Toyota has been in reaction mode to the press and recalls lately. What has been your most effective couple of initiatives that you think have been most valuable in assuaging customers issues and taking a proactive stance to the market dynamics? What's worked well in safeguarding your heretofore stellar corporate reputation?
Social media has been one of the most – if not the most – important crisis communications tools because it enables unprecedented listening and interaction with our customers. Both the Digg and Toyota Conversations platforms have been very valuable additions to our portfolio. Over a million people viewed the Digg Dialogg video interview with our president, Jim Lentz, in the first five days. Answering the most popular questions submitted by the Digg community really showed we weren’t afraid to be transparent.
Toyota Conversations is part of a strong partnership we have with Federated Media and will provide us a phenomenal platform for publishing, listening, and responding to the community. Operationally, we’ve turned up the volume on our response level and have created a social media war room that’s staffed with 6 to 8 responders. Our goal is not to guide the conversation in any way, rather to provide accurate and timely information to customers.
How important are "influencers" in your overall social strategy? Do you target them? Try to identify them? Have special programs for them? Or is every follower a potential customer/prospect, all people created equal in your social operating plan?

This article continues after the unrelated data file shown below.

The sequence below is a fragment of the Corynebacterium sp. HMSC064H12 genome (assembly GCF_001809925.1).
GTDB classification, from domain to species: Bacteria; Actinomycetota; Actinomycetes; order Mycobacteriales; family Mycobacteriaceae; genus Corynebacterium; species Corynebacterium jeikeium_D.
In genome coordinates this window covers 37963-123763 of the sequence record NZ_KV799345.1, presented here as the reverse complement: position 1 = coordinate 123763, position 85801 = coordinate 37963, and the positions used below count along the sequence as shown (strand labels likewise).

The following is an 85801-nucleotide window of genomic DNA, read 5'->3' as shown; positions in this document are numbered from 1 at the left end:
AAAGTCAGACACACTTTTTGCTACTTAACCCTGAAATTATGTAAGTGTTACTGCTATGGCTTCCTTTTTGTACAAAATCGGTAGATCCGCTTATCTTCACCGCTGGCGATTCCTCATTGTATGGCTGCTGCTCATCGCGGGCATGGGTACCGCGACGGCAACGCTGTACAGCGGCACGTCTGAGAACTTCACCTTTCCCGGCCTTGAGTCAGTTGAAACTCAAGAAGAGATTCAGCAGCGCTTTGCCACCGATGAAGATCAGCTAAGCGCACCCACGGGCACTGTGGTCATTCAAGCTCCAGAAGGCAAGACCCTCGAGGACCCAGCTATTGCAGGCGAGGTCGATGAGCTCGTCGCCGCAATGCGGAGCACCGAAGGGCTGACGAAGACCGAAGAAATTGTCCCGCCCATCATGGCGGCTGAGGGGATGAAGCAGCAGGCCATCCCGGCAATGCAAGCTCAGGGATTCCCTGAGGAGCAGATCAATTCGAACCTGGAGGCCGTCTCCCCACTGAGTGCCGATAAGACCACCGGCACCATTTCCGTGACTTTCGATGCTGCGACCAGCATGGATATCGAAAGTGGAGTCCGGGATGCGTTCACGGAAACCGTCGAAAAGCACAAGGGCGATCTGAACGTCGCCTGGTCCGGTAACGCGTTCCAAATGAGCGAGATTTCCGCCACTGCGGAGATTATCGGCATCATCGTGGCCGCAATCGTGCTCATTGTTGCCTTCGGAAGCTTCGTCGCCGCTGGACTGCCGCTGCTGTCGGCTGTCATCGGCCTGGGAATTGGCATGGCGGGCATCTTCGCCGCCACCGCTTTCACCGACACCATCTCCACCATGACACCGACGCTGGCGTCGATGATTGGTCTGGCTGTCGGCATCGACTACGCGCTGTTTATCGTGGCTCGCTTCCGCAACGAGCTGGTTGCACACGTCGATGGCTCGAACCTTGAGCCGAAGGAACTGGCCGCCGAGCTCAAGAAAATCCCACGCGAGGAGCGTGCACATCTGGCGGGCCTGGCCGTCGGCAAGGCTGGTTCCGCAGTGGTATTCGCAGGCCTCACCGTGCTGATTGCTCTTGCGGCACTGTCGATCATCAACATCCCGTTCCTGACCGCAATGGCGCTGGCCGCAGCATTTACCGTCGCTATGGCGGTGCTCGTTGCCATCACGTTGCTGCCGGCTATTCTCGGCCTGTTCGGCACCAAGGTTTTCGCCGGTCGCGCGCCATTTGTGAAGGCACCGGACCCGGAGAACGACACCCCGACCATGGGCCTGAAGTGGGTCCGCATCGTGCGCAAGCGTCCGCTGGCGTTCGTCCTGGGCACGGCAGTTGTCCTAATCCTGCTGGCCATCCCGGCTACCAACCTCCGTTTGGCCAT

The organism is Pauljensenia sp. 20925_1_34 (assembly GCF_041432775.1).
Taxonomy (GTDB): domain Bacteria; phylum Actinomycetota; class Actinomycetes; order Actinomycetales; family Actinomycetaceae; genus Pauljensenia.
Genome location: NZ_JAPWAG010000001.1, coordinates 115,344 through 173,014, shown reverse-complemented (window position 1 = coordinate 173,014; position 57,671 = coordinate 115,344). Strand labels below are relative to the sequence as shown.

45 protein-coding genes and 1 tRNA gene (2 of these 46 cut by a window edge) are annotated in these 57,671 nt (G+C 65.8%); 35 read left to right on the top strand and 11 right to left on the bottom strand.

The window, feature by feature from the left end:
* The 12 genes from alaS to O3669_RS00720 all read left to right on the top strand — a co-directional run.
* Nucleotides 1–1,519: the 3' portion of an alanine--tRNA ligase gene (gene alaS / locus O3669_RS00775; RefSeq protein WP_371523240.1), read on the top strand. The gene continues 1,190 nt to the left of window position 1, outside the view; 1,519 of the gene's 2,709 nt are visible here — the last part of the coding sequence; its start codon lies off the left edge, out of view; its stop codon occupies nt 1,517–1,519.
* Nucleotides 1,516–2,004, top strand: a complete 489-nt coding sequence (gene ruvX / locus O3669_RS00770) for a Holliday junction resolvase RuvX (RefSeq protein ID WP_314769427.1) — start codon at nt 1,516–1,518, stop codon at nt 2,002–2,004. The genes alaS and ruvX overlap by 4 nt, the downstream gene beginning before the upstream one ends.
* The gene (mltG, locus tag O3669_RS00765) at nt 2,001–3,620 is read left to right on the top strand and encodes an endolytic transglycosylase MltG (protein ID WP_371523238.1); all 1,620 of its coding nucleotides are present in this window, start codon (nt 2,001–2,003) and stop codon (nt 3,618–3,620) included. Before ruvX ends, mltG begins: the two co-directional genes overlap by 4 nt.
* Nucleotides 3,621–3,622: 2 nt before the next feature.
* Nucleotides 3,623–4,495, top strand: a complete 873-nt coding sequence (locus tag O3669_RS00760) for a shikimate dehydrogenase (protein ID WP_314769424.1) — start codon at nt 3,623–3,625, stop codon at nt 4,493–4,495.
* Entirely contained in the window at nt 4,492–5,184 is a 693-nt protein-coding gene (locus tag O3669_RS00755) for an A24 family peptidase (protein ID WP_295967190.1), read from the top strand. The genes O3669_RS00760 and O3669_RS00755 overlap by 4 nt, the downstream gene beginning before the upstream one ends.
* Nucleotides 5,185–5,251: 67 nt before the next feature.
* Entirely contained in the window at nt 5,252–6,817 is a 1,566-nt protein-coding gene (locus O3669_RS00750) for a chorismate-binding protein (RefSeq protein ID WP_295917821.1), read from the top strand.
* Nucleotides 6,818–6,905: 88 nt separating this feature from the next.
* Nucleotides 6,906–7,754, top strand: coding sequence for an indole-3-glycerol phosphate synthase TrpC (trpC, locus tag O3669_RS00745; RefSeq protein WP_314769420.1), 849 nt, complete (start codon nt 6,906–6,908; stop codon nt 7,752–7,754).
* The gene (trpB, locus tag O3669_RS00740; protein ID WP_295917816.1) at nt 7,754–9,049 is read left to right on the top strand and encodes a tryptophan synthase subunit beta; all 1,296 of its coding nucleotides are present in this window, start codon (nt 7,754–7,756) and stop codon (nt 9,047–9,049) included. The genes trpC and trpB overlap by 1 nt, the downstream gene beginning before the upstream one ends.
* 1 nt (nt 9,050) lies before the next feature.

We certainly want to account for influence in our publishing and outreach efforts, however it’s also important to us provide all of our customers a voice. The DNA of the Toyota brand emphasizes respect for people, so we want to ensure our channels are open to everyone (including our detractors). Some of our models, such as Prius, have entrenched communities of enthusiasts with whom we engage, as they’re authentic brand advocates.
You have publicly said "ROI" is not why you are involved in social media at this point, instead for your brands it's more important to leverage the transparency into your organization that social media renders. Do you agree that I accurately recapped your sentiments and if so, can you dig a little deeper into if and when you might start to put ROI metrics around your social influence marketing and what those metrics might be?
ROI is certainly important to us in the long run, however we don’t plan to wait to define it before advancing initiatives we know are important. Over time we will definitely evaluate our efforts in order to determine how they are impacting key metrics. Those results will become the new benchmarks for future initiatives, and ultimately the foundation for measuring ROI.
Ted Shelton, co-founder of The Conversation Group was recently on my weekly show, DishyMix, talking about Open Management. OM is the use of social platforms at an enterprise level, within the organization or externally with vendors, suppliers, partners... Toyota has always been on the cutting edge of technologic innovation in internal systems (I think about Jim Pisz at your company and what he's implemented). Are you using or planning any Open Management-type platforms at this point?
Toyota has always had a collaborative relationship with its partners, suppliers, and dealers so Open Management is certainly consistent with our values. Executing this for us could mean finding new tools and technologies to better enable the collaboration already taking place.